Volume 4, Issue 8
Published by AEGIS Communications
Esthetic Restorative Material Shade Changes Due to Photopolymerization
Howard E. Strassler, DMD
Watanabe H, Covey D. Gen Dent. 2008;55:260-266.
This study sought to measure color values (before and after photopolymerization) and variations of A1 shade polymeric dental restorative materials. The L*a*b* values of polymeric dental restorative material disks were measured by a spectrophotometer with the specular component excluded (SCE) geometry under D65 illumination over a standardized white background before and after photopolymerization. Color differences (ΔE*ab) due to photopolymerization were calculated using the CIE color-different formula. ΔE*ab indicates differences between two colors in the L*a*b* color space. In this system, L*a*b* indicate lightness, red-green, and yellow-blue respectively. Color differences (ΔE*ab ) were calculated by the equation ΔE*ab = [(ΔL* ) 2 + (Δa* ) 2 + (Δb* ) 2]1/2 . Eight resin composites, three flowable resin composites (FRCs) and two resin-modified glass ionomers (RMGIs) were utilized. L*a*b* and ΔE*ab values of the test groups were analyzed using ANOVA and Newman-Keuls multiple comparison tests. ΔE*ab values before and after photopolymerization ranged from 3.01-17.76. All RMGI and two FRC materials displayed greater color changes than resin composites (P < .05). Photopolymerization produced measurable increases and decreases in all test groups after polymerization, while most red-green (a*) values increased. Color differences between polymerized A1 shade materials ranged from 0.76-25.51 ΔE*ab. The color difference between the test materials and a widely used tooth shade guide (the Vita Lumin) was averaged at 12.66 ΔE*ab.
Our patients take shade and color matching for granted. They assume that it is easy to match the color of the tooth. This couldn’t be farther from the truth. We know that tooth color changes with dehydration of the enamel during treatment. We know that one needs to evaluate and note the shade early in treatment. Over the years, clinicians and manufacturers have tried to standardize office lighting by using color-corrected bulbs, provided for a standard lighting source to pick shades using standard shade guides, provided for shade guides with their restorative materials, and provided even more sophisticated dental spectrophotometers to choose dental shades. While the standard shade guides are excellent, clinicians have made shade chips with the actual restorative material to provide for better shade matching.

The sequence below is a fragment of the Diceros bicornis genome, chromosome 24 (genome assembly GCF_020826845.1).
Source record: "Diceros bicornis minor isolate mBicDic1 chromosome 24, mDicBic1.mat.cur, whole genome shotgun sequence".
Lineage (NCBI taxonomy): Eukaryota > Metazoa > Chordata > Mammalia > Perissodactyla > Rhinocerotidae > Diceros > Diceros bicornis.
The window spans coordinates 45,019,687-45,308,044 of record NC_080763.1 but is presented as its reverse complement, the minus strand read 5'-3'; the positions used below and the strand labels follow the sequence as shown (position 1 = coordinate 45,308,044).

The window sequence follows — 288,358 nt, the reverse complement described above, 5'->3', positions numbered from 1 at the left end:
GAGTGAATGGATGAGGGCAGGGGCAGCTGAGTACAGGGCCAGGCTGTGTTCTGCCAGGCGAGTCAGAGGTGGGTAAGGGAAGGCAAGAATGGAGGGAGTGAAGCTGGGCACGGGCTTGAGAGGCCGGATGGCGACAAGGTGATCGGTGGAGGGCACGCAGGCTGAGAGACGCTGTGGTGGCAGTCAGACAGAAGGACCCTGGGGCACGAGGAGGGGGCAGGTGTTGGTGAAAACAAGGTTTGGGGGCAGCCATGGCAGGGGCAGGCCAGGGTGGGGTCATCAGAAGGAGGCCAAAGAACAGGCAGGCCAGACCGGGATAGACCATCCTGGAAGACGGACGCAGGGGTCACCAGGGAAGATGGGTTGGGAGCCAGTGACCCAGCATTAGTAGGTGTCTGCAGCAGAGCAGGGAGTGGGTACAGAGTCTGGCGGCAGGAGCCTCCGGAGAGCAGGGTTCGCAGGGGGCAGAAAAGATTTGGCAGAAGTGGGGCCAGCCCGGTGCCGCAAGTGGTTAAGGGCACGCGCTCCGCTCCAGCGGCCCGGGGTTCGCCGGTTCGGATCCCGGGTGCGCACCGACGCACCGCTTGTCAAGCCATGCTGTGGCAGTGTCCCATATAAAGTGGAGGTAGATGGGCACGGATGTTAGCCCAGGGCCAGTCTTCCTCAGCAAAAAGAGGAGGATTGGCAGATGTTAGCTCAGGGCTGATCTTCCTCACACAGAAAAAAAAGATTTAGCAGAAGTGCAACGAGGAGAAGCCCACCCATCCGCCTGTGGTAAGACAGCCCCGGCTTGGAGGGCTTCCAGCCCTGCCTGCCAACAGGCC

This is an excellent study with a well-thought-through and executed study design. The authors provide a good explanation of how colors/shades of restorative materials can be compared using a spectrophotometer and what these values mean. When I note a Vita Shade A1 and ask a dentist if they can picture a Vita Shade A1, the answer is usually yes. Unfortunately, this study points to the reality of restorative material shades. They don’t match the standard and they don’t match each other. Of equal importance, the shade dispensed into the tooth preparation will change during photopolymerization. It may increase or decrease in value and hue. So how do you choose a shade to match? Based upon all the available data, the most predictive technique to choose the shade of a resin-based restorative is to use the standard shade guide provided with the restorative material or, if no shade guide is available, use the Vita Lumin standard shade guide before initiating restorative treatment. In some cases where esthetics is critical, take the next step and place the restorative material on the tooth and light-cure to get the true color match. When light curing, the photoinitiator (usually camphoroquinone) will be color changed from its inherent yellow-orange color to clear.
|About the Author|
|Howard E. Strassler, DMD |
Professor and Director of Operative Dentistry
Department of Endodontics, Prosthodontics, and Operative Dentistry
University of Maryland Dental School, Baltimore, Maryland